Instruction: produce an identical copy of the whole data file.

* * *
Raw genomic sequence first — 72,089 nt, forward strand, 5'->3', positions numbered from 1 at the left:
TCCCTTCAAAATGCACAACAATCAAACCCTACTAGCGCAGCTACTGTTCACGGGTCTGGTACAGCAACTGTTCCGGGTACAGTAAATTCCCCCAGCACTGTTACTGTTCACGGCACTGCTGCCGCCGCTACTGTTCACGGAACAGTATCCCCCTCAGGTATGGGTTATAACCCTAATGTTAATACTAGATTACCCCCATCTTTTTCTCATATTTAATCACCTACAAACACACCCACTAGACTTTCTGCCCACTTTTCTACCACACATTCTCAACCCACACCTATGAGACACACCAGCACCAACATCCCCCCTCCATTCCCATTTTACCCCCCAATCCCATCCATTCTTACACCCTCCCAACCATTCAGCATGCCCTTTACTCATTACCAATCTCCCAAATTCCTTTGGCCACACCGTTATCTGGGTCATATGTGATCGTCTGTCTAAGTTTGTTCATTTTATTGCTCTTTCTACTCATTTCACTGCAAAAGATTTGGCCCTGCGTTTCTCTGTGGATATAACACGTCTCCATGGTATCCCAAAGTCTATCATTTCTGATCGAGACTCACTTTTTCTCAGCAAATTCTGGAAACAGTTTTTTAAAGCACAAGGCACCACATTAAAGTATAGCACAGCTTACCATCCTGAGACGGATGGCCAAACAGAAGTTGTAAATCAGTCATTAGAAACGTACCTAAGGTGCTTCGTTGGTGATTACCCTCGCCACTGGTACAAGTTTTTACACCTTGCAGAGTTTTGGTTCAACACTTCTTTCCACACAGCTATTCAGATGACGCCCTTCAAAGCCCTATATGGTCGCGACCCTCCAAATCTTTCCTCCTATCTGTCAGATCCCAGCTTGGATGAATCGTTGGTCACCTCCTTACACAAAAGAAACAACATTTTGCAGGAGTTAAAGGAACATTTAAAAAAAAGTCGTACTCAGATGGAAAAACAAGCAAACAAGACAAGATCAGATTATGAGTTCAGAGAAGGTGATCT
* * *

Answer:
Raw genomic sequence first — 72,089 nt, forward strand, 5'->3', positions numbered from 1 at the left:
TCCCTTCAAAATGCACAACAATCAAACCCTACTAGCGCAGCTACTGTTCACGGGTCTGGTACAGCAACTGTTCCGGGTACAGTAAATTCCCCCAGCACTGTTACTGTTCACGGCACTGCTGCCGCCGCTACTGTTCACGGAACAGTATCCCCCTCAGGTATGGGTTATAACCCTAATGTTAATACTAGATTACCCCCATCTTTTTCTCATATTTAATCACCTACAAACACACCCACTAGACTTTCTGCCCACTTTTCTACCACACATTCTCAACCCACACCTATGAGACACACCAGCACCAACATCCCCCCTCCATTCCCATTTTACCCCCCAATCCCATCCATTCTTACACCCTCCCAACCATTCAGCATGCCCTTTACTCATTACCAATCTCCCAAATTCCTTTGGCCACACCGTTATCTGGGTCATATGTGATCGTCTGTCTAAGTTTGTTCATTTTATTGCTCTTTCTACTCATTTCACTGCAAAAGATTTGGCCCTGCGTTTCTCTGTGGATATAACACGTCTCCATGGTATCCCAAAGTCTATCATTTCTGATCGAGACTCACTTTTTCTCAGCAAATTCTGGAAACAGTTTTTTAAAGCACAAGGCACCACATTAAAGTATAGCACAGCTTACCATCCTGAGACGGATGGCCAAACAGAAGTTGTAAATCAGTCATTAGAAACGTACCTAAGGTGCTTCGTTGGTGATTACCCTCGCCACTGGTACAAGTTTTTACACCTTGCAGAGTTTTGGTTCAACACTTCTTTCCACACAGCTATTCAGATGACGCCCTTCAAAGCCCTATATGGTCGCGACCCTCCAAATCTTTCCTCCTATCTGTCAGATCCCAGCTTGGATGAATCGTTGGTCACCTCCTTACACAAAAGAAACAACATTTTGCAGGAGTTAAAGGAACATTTAAAAAAAAGTCGTACTCAGATGGAAAAACAAGCAAACAAGACAAGATCAGATTATGAGTTCAGAGAAGGTGATCT